SARASOTA, Fla. (Oct. 28, 2016) From gender rights to craft beer to the Brexit’s impact on Florida, USF Sarasota-Manatee this week played a key role in assisting or hosting lectures, panel discussions and other events, including Saturday’s Sip the Sunshine craft beer festival.
The four-hour festival, which features more than 100 beers from 50 microbreweries statewide, will include six hearty brews made by USFSM students, staff and faculty, including the dean of the College of Science & Mathematics, Dr. Paul Kirchman.
The festival runs from noon to 4 p.m. at Nathan Benderson Park, 5851 Nathan Benderson Circle, Sarasota. Afterward, Blues Traveler will headline a concert.
In addition to rubbing elbows with brewing experts, USFSM is expected to benefit directly from the festival. Some proceeds from ticket sales will be set aside for the campus’ science of beer courses – a collaboration involving local microbreweries, the College of Science & Mathematics and the College of Hospitality & Tourism Leadership.
“This is a tremendous opportunity for us to be involved in what really is an unprecedented event, bringing together this many brewers from around the state,” said chemistry instructor Dr. Ken Caswell, who teaches some of the science of beer classes. “It also showcases some of the work we’ve been doing.”
Of the six beers USFSM will debut for the public, four have been crafted by students with help from local brew masters. The others were made by staff and faculty, also in collaboration with brewers.
Tickets to the concert are $25. Tickets to the Sip the Sunshine festival, which includes admission to the concert, are $45 ($125 for VIP). Call 941-216-5396 or visit sipthesunshine.com.
Dr. Curran led off with a marketing presentation Tuesday morning to members of the Greater Sarasota Chamber of Commerce at the Selby Auditorium. His presentation, part of a series of monthly educational discussions known collectively as Chamber University, focused on marketing.
Dr. Curran challenged attendees to better understand their target audience as well as their product’s strengths and weaknesses and those of their competitors.
“Whenever Jim Curran talks I listen,” consultant and chamber member Jackie Simmons said.
Afterward, Dr. Curran remarked how he enjoys opportunities to lecture and interact with students. In addition to his administrative duties, the dean teaches a marketing class to MBA students on Saturdays.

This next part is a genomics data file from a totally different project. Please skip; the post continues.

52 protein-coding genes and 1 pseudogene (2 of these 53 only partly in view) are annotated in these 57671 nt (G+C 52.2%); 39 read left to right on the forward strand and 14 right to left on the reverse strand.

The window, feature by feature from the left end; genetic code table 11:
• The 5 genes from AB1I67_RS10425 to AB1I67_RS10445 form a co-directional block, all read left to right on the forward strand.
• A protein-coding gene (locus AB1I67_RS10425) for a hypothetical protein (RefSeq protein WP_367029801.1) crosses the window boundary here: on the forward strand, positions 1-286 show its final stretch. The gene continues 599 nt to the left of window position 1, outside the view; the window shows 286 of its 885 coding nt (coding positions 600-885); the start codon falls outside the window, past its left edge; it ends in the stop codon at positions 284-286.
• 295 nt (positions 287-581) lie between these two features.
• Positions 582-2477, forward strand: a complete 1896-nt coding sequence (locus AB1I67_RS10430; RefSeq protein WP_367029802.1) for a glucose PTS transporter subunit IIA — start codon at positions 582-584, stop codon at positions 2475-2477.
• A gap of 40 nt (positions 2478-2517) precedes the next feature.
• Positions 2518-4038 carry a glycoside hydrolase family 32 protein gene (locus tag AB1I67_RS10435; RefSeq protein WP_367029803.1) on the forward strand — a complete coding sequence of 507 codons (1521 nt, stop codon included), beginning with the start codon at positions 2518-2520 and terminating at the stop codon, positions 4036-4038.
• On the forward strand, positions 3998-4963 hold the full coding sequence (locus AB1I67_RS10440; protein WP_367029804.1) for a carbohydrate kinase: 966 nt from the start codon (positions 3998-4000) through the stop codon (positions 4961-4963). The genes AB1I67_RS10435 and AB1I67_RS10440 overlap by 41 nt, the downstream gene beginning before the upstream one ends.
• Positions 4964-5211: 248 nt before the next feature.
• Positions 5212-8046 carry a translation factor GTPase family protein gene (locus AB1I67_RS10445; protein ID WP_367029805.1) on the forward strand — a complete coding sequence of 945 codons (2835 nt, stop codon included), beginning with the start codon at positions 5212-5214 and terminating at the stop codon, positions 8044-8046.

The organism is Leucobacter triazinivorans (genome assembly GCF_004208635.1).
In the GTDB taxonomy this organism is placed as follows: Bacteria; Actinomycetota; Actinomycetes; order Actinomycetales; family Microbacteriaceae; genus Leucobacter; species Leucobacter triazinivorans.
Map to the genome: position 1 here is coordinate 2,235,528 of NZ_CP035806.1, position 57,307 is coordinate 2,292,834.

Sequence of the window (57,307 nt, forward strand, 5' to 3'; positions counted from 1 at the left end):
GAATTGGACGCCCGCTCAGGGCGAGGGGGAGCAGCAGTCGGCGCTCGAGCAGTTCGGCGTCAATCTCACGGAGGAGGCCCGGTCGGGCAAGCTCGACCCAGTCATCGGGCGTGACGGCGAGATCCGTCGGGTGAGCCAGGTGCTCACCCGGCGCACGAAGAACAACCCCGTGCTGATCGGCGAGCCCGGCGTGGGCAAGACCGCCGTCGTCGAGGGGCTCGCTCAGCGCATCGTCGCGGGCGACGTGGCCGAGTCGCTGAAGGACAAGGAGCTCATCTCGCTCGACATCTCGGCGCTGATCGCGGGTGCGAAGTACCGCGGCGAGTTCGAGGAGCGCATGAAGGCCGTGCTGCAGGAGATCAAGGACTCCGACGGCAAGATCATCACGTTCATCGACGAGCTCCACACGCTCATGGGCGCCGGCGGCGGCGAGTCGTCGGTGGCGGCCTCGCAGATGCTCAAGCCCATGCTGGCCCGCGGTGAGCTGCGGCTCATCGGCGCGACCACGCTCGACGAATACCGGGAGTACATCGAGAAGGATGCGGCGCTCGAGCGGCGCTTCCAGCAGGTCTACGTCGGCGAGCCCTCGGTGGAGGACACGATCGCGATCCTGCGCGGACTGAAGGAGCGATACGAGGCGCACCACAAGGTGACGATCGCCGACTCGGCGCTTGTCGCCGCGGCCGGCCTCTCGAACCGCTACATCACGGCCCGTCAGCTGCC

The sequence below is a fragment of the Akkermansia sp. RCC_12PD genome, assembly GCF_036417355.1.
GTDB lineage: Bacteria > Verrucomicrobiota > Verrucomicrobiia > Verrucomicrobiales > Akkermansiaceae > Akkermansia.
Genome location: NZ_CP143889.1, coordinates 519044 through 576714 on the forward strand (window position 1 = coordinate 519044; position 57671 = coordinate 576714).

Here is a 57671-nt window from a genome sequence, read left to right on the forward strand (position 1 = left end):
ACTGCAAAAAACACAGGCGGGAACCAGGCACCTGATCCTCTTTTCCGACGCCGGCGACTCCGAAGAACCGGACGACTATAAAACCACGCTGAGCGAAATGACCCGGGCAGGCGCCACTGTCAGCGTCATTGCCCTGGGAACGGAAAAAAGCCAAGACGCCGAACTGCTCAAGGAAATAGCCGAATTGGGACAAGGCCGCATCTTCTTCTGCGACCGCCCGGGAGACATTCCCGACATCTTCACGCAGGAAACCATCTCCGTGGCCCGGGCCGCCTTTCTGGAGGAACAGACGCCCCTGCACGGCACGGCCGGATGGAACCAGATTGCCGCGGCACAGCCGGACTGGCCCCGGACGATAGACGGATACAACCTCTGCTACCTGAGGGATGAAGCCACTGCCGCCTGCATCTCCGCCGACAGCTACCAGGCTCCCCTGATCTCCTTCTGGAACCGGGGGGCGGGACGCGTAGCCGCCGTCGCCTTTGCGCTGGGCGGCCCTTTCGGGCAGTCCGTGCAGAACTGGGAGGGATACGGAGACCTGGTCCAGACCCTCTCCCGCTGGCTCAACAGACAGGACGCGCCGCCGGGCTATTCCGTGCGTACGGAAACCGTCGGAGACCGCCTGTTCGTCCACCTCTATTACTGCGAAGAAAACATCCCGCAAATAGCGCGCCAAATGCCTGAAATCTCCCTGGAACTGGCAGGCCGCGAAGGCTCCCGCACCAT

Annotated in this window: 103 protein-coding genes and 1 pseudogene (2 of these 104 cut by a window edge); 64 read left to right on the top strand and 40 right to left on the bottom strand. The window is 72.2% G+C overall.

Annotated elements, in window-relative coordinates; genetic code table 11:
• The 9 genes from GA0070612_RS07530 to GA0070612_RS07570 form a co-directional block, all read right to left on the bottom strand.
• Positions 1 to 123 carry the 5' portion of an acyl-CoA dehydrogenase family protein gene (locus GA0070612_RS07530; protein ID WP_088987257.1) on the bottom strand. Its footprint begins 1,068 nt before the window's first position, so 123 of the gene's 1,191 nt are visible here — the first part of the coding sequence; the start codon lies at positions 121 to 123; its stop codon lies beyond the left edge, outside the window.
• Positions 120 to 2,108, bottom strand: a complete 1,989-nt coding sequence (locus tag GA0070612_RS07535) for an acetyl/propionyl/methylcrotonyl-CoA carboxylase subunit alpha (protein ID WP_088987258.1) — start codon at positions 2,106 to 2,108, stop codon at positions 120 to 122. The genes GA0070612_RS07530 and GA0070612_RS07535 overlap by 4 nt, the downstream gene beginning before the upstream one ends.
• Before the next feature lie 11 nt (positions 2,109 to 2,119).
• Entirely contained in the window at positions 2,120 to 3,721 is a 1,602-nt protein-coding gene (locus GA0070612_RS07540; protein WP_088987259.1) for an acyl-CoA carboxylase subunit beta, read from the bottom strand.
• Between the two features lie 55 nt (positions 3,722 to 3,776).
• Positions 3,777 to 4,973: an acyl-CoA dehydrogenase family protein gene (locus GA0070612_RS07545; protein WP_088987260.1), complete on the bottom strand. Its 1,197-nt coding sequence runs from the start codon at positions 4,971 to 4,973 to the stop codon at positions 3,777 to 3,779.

Later that day, Dr. Cihan Cobanoglu moderated a panel discussion also at Selby.
The discussion, to a packed house, focused on the impacts locally of Britain’s exit from the European Union, or “Brexit.” A haven for many British visitors, Florida not only attracts a sizeable share of UK tourists but also investors.
The panel consisted of Brian J. Mariash, a senior financial advisor at Mariash Lowther Wealth Management in Sarasota; Jo Ann M. Koontz, a local attorney and certified public accountant; Elliott Falcione, executive director of the Bradenton Area Convention and Visitors Bureau; and Kelly Defebo, director of sales at Visit Sarasota County.
The consensus seemed to be that, despite the Brexit, Florida remains a good place for investing and that Sarasota and Manatee counties aren’t likely to experience a decline in English tourists. However, pricier destinations such as the theme parks in and around Orlando could see a drop-off as Brits look to scale down vacation spending.
Also this week, Selby Auditorium played host to a conference entitled, “Gender Rights as Human Rights: Where are we in 2016?”
The discussion focused on the challenges women face around the world.
The panelists were Elizabeth Scott Osborne, advocacy director for U.S. National Committee for UN Women, Gulf Coast chapter; Dr. Jody McBrien, associate professor in USFSM’s School of Education; Leen al-Fatafta, a Jordanian sociology and gender studies student at New College of Florida; Noelle Polk Clark, advocacy director for the United Nations Association, Tampa Bay chapter, and the rape crisis manager at Suncoast Center, Inc.; and Dr. Phillip Wagner, director of general education at USFSM’s School of Education.
About 60 people attended. After remarks by the panelists, a question-and-answer session followed. Leen al-Fatafta was “very impressive” in what marked her first public speaking engagement, Dr. McBrien said.
“I thought it was a real good turnout,” she said. “It was very well received and people said they would like to see more of these kinds of things, very positive feedback.”